The penultimate dude standing on King of the Nerds donned a Tin Man-like outfit and sang falsetto for Team Blextrophy. Virgil Griffith, however, is no script kiddie.
This Caltech grad student has keen interests in artificial intellegence and crypto-currency and created the de-anonymizing WikiScanner among other things which fulfill the “disruptive technologist” label.
Most of this conversation has technical stuff in it to allow KotN fans to appreciate Virgil’s abilities. Read my other interviews: winner Celeste and runner-up Genevieve, Dr. Moogega, Danielle and Brandon.
Red-Headed Mule: I was relieved that you could handle that RC copter after struggling to maneuver it. Your rally gave Blextrophy their first win. What were the responses to you from the outside world after that episode aired?
Virgil Griffith: In the beginning the viewer feedback was mostly that I was an arrogant dick/douchebag who didn’t contribute much. After that episode the mail became more positive, which I liked.
RHM: Do you tune Genevieve out when she sings?
VG: Genevieve’s singing never bothered me. I thought it was kinda charming.
RHM: What was it like working with Aaron Swartz?
VG: Until his death Aaron Swartz and I had worked together for about six years. I’m still not over suicide—I’m still very upset with him for taking his own life. He was too important to the Internet treat his life as he did.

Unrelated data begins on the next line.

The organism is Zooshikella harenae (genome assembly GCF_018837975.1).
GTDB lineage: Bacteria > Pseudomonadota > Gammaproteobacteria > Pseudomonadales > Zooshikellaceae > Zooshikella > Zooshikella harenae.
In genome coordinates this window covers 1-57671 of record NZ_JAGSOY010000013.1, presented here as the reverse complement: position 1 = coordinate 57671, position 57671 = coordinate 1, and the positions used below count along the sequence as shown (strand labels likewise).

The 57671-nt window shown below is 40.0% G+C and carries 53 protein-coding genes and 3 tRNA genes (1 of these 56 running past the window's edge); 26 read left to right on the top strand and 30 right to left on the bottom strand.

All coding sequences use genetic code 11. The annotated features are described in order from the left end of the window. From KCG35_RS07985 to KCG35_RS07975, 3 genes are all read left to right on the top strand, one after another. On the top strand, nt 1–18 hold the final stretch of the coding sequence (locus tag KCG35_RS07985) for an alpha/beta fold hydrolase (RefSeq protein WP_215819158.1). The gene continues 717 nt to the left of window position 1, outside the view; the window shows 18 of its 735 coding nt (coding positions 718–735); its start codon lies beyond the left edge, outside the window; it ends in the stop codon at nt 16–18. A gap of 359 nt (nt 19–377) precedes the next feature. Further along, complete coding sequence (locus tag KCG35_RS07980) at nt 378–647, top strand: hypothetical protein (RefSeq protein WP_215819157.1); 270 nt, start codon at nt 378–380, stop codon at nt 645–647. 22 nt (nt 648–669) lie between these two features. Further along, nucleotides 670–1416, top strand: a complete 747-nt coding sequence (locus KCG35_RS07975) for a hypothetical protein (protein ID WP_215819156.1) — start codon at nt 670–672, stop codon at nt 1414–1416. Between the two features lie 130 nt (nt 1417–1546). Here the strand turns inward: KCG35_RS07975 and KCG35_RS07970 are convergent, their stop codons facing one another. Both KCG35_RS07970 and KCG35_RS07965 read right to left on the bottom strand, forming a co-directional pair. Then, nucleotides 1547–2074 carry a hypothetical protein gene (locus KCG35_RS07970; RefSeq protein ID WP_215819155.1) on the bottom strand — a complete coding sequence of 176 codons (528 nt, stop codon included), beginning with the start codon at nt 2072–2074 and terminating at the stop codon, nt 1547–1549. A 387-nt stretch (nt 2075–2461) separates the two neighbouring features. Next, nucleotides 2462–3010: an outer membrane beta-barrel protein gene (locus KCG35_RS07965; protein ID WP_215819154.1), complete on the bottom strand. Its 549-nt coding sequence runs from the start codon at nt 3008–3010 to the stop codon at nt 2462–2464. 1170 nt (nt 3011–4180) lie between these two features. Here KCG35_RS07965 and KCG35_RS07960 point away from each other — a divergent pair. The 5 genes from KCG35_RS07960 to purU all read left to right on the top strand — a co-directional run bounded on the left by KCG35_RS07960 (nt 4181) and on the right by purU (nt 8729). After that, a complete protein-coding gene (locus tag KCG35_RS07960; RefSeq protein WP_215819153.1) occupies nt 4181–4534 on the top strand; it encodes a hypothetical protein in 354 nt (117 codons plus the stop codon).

Last time I saw Aaron was in NYC in October 2012. I could tell he was down, but who wouldn’t be down facing what he was? I asked if we could talk about his lawsuit and how things were looking, but he declined and I dropped the matter. I did tell him that if worst came to worst that seeking asylum in a country that doesn’t extradite to the United States was an option—which among these includes Taiwan, France, and Switzerland. I’m still upset with him for not exploring the asylum option.
As for working with him, it often felt like I was working with a more extreme version of myself. Aaron was an autodidact with immense creativity. However due to the lack of formal training he was always a little weak on rigor and established methods. He was driven to political change. I always liked the name of the coalition he founded, “Demand Progress“—that was Aaron to a T. He demanded progress and he was going to force the issue if necessary.
The last project Aaron and I worked on was tor2web.org, which is actually still ongoing. For sometime it hasn’t gotten the love and attention it’s needed, but I hope that during summer I’ll be able to return to it.
RHM: What is the next objective in developing human-level artificial intelligence?
VG: Human-level AI is very hard—harder than anyone anticipated. And today researchers still aren’t sure how to do it. There are several things we need for human-level AI, but three ones I’d like to see are:
This is kind of vague, but a lot of existing AI systems are too “special-purpose”. They do one thing very well, but only that one thing. There needs to be more generality so that when an AI is faced when something a little different it will attempt the sort of solutions that say a human with an IQ of 70-80 would attempt.